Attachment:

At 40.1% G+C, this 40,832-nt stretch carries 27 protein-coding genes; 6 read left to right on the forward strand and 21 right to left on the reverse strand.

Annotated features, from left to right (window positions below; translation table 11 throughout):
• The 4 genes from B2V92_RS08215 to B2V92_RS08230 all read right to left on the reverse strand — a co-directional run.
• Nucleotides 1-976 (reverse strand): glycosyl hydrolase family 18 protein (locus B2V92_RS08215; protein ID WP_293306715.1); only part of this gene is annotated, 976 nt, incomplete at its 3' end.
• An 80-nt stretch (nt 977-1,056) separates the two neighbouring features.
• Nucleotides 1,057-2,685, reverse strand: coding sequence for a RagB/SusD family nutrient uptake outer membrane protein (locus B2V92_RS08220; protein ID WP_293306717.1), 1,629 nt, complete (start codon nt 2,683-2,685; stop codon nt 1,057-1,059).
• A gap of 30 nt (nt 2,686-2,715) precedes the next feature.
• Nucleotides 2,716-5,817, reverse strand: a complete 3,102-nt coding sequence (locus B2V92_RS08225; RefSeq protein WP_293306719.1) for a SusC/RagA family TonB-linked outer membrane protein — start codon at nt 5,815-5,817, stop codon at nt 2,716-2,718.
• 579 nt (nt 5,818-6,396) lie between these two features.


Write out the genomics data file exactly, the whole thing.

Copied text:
At 40.1% G+C, this 40,832-nt stretch carries 27 protein-coding genes; 6 read left to right on the forward strand and 21 right to left on the reverse strand.

Annotated features, from left to right (window positions below; translation table 11 throughout):
• The 4 genes from B2V92_RS08215 to B2V92_RS08230 all read right to left on the reverse strand — a co-directional run.
• Nucleotides 1-976 (reverse strand): glycosyl hydrolase family 18 protein (locus B2V92_RS08215; protein ID WP_293306715.1); only part of this gene is annotated, 976 nt, incomplete at its 3' end.
• An 80-nt stretch (nt 977-1,056) separates the two neighbouring features.
• Nucleotides 1,057-2,685, reverse strand: coding sequence for a RagB/SusD family nutrient uptake outer membrane protein (locus B2V92_RS08220; protein ID WP_293306717.1), 1,629 nt, complete (start codon nt 2,683-2,685; stop codon nt 1,057-1,059).
• A gap of 30 nt (nt 2,686-2,715) precedes the next feature.
• Nucleotides 2,716-5,817, reverse strand: a complete 3,102-nt coding sequence (locus B2V92_RS08225; RefSeq protein WP_293306719.1) for a SusC/RagA family TonB-linked outer membrane protein — start codon at nt 5,815-5,817, stop codon at nt 2,716-2,718.
• 579 nt (nt 5,818-6,396) lie between these two features.